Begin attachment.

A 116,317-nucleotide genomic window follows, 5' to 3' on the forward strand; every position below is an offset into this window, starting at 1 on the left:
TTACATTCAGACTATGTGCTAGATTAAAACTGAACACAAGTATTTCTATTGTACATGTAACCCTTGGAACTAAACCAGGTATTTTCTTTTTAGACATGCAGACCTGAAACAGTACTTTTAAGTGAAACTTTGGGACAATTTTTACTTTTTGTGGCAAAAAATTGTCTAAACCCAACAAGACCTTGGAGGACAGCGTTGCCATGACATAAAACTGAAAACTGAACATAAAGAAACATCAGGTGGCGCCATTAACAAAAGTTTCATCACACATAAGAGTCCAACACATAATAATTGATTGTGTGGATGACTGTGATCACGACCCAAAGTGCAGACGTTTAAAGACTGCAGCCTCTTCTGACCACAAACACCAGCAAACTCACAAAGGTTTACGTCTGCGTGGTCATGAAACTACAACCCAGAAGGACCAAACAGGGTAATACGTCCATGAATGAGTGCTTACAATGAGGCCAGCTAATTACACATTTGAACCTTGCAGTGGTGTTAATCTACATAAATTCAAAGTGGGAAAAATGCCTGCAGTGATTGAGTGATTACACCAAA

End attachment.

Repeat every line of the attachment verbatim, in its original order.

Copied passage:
A 116,317-nucleotide genomic window follows, 5' to 3' on the forward strand; every position below is an offset into this window, starting at 1 on the left:
TTACATTCAGACTATGTGCTAGATTAAAACTGAACACAAGTATTTCTATTGTACATGTAACCCTTGGAACTAAACCAGGTATTTTCTTTTTAGACATGCAGACCTGAAACAGTACTTTTAAGTGAAACTTTGGGACAATTTTTACTTTTTGTGGCAAAAAATTGTCTAAACCCAACAAGACCTTGGAGGACAGCGTTGCCATGACATAAAACTGAAAACTGAACATAAAGAAACATCAGGTGGCGCCATTAACAAAAGTTTCATCACACATAAGAGTCCAACACATAATAATTGATTGTGTGGATGACTGTGATCACGACCCAAAGTGCAGACGTTTAAAGACTGCAGCCTCTTCTGACCACAAACACCAGCAAACTCACAAAGGTTTACGTCTGCGTGGTCATGAAACTACAACCCAGAAGGACCAAACAGGGTAATACGTCCATGAATGAGTGCTTACAATGAGGCCAGCTAATTACACATTTGAACCTTGCAGTGGTGTTAATCTACATAAATTCAAAGTGGGAAAAATGCCTGCAGTGATTGAGTGATTACACCAAA